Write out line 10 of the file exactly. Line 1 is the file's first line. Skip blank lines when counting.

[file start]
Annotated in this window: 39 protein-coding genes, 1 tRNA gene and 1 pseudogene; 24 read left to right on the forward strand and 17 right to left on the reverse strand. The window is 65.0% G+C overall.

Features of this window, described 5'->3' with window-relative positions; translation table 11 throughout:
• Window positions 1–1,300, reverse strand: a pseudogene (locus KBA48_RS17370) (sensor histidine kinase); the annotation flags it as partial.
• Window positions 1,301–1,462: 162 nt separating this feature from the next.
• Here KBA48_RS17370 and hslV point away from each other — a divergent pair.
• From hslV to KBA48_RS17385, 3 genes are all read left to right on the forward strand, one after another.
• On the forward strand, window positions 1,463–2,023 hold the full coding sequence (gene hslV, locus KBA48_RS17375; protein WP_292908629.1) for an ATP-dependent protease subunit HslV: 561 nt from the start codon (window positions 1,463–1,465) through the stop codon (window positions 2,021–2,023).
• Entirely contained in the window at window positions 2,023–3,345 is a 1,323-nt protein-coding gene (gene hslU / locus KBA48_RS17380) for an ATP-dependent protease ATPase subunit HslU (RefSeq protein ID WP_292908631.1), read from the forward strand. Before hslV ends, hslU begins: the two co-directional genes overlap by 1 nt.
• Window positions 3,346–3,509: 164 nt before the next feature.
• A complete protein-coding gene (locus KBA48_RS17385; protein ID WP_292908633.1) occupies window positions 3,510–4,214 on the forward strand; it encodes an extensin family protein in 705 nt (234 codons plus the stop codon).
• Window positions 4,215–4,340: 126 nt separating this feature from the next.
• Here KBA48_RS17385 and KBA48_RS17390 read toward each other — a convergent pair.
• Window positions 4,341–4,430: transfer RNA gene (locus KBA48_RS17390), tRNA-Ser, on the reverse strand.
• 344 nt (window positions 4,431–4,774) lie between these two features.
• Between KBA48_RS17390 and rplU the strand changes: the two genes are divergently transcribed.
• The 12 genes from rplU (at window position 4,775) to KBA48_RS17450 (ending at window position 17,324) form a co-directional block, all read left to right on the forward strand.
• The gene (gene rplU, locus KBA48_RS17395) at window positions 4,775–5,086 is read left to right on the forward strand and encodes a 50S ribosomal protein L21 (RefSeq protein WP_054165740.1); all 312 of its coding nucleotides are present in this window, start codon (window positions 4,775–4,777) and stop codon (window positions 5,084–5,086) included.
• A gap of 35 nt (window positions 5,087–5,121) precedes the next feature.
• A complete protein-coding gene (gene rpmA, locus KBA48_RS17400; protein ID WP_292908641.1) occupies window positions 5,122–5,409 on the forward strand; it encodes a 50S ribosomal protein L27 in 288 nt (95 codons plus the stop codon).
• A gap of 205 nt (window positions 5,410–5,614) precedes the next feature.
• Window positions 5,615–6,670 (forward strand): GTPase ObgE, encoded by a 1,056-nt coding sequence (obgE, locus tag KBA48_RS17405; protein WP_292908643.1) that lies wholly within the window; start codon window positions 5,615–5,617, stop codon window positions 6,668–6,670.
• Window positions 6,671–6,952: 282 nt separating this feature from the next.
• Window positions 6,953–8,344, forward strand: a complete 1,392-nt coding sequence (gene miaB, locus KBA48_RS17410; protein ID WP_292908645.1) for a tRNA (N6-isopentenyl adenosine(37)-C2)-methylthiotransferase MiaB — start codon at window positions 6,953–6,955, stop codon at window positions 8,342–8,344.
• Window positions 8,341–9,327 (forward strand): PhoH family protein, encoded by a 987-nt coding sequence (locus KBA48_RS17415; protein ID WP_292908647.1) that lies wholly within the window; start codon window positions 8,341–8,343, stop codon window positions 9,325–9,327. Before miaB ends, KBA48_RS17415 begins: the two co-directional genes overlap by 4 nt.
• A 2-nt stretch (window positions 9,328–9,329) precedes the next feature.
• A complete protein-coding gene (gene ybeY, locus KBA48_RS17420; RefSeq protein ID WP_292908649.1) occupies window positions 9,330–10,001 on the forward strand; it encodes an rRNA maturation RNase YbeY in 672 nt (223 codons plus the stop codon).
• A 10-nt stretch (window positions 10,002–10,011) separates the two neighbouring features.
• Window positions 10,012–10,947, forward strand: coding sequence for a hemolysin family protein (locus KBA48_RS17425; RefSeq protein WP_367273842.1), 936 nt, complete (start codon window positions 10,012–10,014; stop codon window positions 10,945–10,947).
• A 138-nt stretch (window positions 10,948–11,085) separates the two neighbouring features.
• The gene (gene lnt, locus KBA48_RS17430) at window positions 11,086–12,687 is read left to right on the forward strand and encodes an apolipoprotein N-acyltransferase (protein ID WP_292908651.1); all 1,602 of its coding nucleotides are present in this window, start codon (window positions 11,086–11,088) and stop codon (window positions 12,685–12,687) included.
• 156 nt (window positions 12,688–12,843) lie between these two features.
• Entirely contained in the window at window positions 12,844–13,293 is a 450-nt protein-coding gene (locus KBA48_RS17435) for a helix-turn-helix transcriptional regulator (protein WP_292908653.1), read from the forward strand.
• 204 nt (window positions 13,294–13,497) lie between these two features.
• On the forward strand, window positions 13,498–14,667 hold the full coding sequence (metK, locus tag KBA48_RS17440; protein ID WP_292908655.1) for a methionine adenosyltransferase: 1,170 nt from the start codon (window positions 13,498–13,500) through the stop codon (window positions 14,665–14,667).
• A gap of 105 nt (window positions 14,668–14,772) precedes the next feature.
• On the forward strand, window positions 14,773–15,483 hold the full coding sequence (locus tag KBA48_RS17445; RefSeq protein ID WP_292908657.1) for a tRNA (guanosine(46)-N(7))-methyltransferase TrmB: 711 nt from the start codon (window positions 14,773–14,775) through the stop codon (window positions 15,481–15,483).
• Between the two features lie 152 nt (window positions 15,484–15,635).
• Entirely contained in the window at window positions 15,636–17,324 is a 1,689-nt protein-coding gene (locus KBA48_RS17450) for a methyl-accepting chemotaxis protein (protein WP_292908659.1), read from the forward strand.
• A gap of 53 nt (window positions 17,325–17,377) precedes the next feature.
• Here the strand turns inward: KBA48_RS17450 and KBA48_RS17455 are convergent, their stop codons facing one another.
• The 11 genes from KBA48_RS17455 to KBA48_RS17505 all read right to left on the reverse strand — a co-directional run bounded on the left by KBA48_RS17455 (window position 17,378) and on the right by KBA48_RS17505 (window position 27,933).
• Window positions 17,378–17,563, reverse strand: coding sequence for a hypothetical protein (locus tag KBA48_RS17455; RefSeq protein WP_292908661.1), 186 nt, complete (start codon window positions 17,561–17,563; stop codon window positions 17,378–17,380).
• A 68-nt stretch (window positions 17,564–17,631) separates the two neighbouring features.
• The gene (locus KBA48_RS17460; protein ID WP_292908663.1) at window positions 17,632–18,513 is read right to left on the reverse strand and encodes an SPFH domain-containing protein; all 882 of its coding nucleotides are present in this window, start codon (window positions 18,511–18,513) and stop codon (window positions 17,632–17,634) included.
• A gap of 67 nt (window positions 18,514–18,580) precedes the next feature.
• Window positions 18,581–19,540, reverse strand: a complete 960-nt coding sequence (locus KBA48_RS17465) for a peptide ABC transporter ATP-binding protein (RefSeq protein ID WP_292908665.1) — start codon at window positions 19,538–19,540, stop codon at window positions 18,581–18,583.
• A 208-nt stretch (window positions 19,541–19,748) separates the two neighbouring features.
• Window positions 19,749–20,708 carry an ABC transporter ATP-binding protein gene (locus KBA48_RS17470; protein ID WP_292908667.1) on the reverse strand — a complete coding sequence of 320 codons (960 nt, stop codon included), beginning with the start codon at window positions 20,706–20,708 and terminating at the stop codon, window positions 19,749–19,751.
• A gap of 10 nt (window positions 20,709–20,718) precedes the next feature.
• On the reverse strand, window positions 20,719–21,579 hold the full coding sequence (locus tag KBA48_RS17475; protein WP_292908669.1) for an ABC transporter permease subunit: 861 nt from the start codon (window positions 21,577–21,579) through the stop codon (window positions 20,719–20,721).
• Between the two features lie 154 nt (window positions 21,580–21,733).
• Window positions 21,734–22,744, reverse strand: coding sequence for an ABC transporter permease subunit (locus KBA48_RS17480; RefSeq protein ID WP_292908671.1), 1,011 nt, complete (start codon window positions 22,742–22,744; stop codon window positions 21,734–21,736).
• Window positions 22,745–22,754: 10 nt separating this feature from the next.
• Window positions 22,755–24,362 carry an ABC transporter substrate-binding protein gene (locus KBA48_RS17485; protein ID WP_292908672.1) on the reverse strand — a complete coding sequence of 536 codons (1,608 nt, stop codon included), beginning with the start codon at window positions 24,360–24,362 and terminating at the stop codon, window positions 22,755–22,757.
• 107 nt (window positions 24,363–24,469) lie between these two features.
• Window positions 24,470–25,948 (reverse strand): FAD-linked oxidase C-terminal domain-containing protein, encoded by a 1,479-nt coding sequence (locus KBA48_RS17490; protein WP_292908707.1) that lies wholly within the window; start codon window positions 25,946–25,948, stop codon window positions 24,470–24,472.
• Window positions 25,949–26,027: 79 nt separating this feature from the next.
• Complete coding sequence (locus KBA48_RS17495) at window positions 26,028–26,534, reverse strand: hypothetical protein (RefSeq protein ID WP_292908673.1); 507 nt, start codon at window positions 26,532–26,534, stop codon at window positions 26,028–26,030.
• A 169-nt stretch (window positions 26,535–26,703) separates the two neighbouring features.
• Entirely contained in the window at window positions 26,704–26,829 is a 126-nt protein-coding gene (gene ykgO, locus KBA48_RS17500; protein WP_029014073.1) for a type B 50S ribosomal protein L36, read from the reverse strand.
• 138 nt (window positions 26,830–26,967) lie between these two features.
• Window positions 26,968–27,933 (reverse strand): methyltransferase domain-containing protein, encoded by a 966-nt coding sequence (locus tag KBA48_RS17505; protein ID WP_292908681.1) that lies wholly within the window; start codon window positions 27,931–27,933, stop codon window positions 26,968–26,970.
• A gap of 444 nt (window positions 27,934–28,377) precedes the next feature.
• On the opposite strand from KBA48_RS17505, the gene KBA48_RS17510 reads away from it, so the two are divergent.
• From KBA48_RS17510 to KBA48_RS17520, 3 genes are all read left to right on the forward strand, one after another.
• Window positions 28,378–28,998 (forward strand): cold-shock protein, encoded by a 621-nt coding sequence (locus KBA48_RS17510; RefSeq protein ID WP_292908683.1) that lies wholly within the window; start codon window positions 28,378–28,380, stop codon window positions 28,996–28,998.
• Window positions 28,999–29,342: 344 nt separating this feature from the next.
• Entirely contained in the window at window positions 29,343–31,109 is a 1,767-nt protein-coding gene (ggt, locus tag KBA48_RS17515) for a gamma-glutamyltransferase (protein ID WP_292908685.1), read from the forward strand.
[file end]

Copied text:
• A complete protein-coding gene (locus KBA48_RS17385; protein ID WP_292908633.1) occupies window positions 3,510–4,214 on the forward strand; it encodes an extensin family protein in 705 nt (234 codons plus the stop codon).